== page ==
• voted up (or answered) by one (or several) user that you upvoted frequently, or
  • in a tag that you upvote frequently, or
  • voted up or answered by someone that upvotes the same users/tags as you
  • etc.

The current "Related posts" are mostly a joke. They have the same "keywords" or tags, but they seem to ignore Japanese, so here two questions are related if they both ask "How to tell the difference between エックス and ワイ?" but not related to a question titled "What is the difference between えっくす and わい?", even though えっくす and エックス might be very much related.

Anyway, "Suggested posts" should help to navigate familiar tags or users, but also should suggest to discover new ones.

  • "... frankly, I don't see how we could tag questions to reflect 'interesting to some group of users'." The same way ELL/ELU does it. The questioner chooses, and if they are wrong, it gets fixed. There are more objective formulations of the tag, like "interesting to at least one native speaker" -- does that make it better? Commented Jan 26, 2016 at 18:12
  • The algorithm-based solution seems like it would be nice, but I don't think there's any chance of us being able to influence its development schedule. Can we do something in the meantime? Commented Jan 26, 2016 at 18:13
  • On ELU/ELL users post questions on either site. The users vote on policies deciding when to migrate a question and if a question is utterly inappropriate on either site by these policies, users vote again to migrate. Both seem difficult for the tags you suggest: finding criteria for what makes a question interesting to native speakers and having some sort of voting system for users before applying a tag. (I don't think upvoted comments of the form "Let's apply the [interesting-to-native-speakers] tag" would be a good solution.)
    – Earthliŋ Mod
    Commented Jan 31, 2016 at 12:21

I don't see a need to create an artificial gap between natives and non-natives:

  • As you know, many natives make mistakes. Some use incorrect forms as a convenient shortcut, but others don't even realize they are not correct. Just read a few threads at http://texashuntingforum.com and you will see what I mean.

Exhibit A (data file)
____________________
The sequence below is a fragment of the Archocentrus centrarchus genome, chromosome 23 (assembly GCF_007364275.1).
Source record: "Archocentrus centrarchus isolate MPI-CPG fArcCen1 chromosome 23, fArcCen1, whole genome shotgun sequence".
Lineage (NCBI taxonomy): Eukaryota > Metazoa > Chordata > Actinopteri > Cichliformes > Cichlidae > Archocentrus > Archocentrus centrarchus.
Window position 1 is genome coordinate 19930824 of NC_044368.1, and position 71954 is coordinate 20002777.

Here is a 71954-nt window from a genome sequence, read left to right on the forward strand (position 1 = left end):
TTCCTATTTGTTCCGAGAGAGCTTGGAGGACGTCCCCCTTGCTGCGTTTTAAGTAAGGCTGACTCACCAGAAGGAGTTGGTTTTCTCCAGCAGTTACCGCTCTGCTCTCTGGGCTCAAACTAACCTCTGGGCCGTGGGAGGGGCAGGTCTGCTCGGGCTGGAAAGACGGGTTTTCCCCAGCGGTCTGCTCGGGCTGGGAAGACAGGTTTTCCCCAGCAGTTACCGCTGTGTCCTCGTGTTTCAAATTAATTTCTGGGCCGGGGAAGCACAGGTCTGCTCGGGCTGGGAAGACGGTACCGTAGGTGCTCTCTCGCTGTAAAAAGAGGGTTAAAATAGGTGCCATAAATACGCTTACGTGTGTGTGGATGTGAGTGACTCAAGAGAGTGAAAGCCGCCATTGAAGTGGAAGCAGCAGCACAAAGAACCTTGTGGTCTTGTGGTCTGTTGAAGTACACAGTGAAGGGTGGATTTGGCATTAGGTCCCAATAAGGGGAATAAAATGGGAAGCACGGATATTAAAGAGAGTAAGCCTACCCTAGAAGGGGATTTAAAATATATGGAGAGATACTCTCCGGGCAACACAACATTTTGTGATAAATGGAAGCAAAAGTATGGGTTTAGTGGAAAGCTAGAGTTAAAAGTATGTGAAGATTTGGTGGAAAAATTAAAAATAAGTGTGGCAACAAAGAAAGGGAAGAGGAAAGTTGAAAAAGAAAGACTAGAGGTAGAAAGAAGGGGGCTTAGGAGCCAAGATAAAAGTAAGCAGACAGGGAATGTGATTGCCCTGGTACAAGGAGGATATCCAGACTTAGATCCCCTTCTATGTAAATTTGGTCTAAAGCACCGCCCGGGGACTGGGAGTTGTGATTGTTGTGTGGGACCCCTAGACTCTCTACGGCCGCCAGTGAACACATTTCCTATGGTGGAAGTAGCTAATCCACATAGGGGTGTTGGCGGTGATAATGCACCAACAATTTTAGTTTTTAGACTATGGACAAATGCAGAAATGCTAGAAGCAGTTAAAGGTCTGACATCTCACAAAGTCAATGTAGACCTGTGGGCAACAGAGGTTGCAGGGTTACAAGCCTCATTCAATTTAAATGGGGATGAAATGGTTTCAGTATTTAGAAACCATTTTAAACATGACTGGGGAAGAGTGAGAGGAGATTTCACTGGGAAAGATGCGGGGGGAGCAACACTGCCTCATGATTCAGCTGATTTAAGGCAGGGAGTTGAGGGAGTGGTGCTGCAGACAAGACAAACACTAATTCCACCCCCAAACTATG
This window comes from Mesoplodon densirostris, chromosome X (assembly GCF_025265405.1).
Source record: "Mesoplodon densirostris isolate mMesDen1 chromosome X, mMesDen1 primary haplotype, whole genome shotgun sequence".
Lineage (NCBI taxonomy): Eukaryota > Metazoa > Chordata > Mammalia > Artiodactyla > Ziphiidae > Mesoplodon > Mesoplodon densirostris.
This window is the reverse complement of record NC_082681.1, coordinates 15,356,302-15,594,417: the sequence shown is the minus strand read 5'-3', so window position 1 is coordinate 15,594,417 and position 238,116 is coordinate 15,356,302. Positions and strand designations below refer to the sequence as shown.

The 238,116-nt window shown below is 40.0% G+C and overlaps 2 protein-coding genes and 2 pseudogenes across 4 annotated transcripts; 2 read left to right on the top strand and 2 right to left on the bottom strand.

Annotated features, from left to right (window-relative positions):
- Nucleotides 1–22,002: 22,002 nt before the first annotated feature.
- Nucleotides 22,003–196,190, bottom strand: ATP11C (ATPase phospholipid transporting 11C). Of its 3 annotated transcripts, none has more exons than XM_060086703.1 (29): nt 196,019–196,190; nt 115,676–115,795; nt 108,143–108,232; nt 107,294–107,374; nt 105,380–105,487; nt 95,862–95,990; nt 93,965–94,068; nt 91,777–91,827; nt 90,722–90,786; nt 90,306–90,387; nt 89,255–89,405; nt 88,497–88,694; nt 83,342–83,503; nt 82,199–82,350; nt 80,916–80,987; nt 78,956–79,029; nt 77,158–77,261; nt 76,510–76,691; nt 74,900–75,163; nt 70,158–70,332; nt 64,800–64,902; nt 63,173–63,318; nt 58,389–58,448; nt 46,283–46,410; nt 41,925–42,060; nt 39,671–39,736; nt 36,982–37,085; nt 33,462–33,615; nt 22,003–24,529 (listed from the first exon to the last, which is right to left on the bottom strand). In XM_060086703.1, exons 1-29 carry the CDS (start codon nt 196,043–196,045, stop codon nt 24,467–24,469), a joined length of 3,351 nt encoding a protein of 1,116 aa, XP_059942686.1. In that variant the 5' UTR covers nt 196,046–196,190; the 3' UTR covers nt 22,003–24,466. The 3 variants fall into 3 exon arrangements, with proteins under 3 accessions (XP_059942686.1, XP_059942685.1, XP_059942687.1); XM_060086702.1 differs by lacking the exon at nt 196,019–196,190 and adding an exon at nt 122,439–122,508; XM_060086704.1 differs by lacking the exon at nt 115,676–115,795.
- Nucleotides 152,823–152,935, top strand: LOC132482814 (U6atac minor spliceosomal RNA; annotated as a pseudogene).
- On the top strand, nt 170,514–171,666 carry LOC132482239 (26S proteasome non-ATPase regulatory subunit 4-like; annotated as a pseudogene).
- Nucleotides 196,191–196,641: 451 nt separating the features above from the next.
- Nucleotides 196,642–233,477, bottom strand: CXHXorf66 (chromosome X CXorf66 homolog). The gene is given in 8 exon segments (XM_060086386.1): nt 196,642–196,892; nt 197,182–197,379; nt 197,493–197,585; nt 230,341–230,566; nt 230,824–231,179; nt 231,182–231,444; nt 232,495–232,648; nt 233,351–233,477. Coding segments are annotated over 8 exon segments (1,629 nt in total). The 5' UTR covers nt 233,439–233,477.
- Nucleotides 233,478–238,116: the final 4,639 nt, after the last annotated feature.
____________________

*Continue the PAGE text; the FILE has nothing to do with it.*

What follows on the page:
• Many natives use the language correctly, but without knowing the underlying rules.
  • Some of my Japanese friends often talk about their non-native professor who masters the Japanese language way better than them. Even if it is an exception, that happens.

So, I don't think that native/non-native is a correct way to split people into groups here.

Splitting into two sites (like ELU/ELL) might become an idea when we receive 10 times more questions per day than now. By the way, the ELU/ELL difference is officially: ELU is a site intended for "serious linguists." Until we reach that heavy traffic, a tag could be an idea, but tags are not intended for this (see Earthliŋ's answer and the concept of meta-tags). "interesting to at least one native speaker" would include 90% of the questions here. "interesting to a linguist" would probably be at around 50%, which is still too much for a tag.

  • My goal is to increase participation from people who have mastered the language, to improve answer accuracy & quality, as well as to encourage more discussions about finer points of the languages. I propose accomplishing this by making it easy for such people to find questions which are interesting to them. The only practical way I see to do this is with a tag, even if Jeff Atwood seems to think such "meta" tags are a bad idea. Do you have an alternate suggestion? Commented Feb 8, 2016 at 20:22